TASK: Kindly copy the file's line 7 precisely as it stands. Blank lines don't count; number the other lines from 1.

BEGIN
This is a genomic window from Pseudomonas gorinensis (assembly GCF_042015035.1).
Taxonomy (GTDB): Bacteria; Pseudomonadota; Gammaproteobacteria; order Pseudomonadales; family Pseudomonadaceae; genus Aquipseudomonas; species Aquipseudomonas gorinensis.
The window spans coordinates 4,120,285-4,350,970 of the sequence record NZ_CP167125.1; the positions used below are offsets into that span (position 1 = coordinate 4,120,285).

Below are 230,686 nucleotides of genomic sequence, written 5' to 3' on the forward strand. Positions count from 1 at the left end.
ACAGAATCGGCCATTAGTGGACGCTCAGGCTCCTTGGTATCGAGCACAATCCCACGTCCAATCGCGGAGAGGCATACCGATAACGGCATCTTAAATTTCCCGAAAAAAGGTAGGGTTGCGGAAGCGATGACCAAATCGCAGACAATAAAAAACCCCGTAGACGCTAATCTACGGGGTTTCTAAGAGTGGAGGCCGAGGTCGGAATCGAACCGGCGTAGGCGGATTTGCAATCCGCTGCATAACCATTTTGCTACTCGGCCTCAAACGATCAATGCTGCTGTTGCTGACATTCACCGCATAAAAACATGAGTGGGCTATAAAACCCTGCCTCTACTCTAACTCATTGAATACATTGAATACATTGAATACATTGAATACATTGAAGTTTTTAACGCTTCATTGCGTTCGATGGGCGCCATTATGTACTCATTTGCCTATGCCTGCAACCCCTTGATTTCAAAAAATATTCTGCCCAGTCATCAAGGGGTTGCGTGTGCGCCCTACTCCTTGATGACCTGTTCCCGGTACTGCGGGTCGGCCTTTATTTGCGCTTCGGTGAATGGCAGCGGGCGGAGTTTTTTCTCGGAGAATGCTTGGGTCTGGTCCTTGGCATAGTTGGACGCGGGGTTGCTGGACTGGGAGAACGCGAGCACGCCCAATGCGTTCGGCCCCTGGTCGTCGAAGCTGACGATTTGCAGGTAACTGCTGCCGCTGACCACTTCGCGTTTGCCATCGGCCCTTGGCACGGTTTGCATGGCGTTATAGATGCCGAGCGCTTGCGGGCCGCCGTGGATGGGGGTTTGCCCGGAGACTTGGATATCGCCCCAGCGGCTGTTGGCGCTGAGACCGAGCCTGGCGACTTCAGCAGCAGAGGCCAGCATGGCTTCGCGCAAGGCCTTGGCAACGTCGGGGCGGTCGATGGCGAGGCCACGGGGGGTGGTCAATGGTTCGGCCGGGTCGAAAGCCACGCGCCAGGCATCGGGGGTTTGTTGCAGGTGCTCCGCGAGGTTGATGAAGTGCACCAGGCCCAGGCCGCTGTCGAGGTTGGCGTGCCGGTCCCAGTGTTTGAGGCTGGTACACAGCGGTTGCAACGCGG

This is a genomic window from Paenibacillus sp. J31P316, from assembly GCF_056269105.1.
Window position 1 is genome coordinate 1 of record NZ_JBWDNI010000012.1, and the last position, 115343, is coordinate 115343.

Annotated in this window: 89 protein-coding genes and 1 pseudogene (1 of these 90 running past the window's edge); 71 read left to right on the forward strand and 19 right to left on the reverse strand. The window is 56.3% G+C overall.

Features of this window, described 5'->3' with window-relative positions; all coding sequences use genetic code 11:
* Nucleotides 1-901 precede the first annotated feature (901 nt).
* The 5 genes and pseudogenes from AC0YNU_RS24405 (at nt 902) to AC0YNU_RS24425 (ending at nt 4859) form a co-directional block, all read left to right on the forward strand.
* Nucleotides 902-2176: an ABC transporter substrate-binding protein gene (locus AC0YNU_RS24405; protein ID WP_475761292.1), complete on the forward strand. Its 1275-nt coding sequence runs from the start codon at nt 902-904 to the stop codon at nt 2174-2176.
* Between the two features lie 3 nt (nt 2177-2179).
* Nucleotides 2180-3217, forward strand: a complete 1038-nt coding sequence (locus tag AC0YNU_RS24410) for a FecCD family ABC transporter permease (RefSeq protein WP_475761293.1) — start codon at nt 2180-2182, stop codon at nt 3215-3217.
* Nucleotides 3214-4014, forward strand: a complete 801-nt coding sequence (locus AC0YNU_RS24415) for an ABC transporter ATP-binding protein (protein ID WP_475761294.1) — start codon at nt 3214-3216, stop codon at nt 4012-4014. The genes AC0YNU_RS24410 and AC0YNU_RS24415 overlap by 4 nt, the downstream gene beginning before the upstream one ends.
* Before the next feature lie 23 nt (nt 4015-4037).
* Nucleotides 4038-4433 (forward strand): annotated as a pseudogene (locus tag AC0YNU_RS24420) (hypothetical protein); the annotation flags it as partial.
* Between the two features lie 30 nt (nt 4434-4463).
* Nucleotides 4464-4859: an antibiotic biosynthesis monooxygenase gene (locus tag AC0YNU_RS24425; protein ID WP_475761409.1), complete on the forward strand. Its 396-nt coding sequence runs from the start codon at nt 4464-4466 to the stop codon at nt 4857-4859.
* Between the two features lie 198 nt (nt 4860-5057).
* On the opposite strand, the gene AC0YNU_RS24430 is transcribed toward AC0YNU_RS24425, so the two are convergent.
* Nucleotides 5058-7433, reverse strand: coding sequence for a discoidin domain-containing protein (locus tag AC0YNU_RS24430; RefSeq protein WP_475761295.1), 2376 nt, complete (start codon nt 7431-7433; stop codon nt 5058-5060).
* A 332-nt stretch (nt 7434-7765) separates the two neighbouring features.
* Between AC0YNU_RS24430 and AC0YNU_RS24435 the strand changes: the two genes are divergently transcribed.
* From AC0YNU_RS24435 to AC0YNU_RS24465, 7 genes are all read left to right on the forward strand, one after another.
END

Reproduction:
Window position 1 is genome coordinate 1 of record NZ_JBWDNI010000012.1, and the last position, 115343, is coordinate 115343.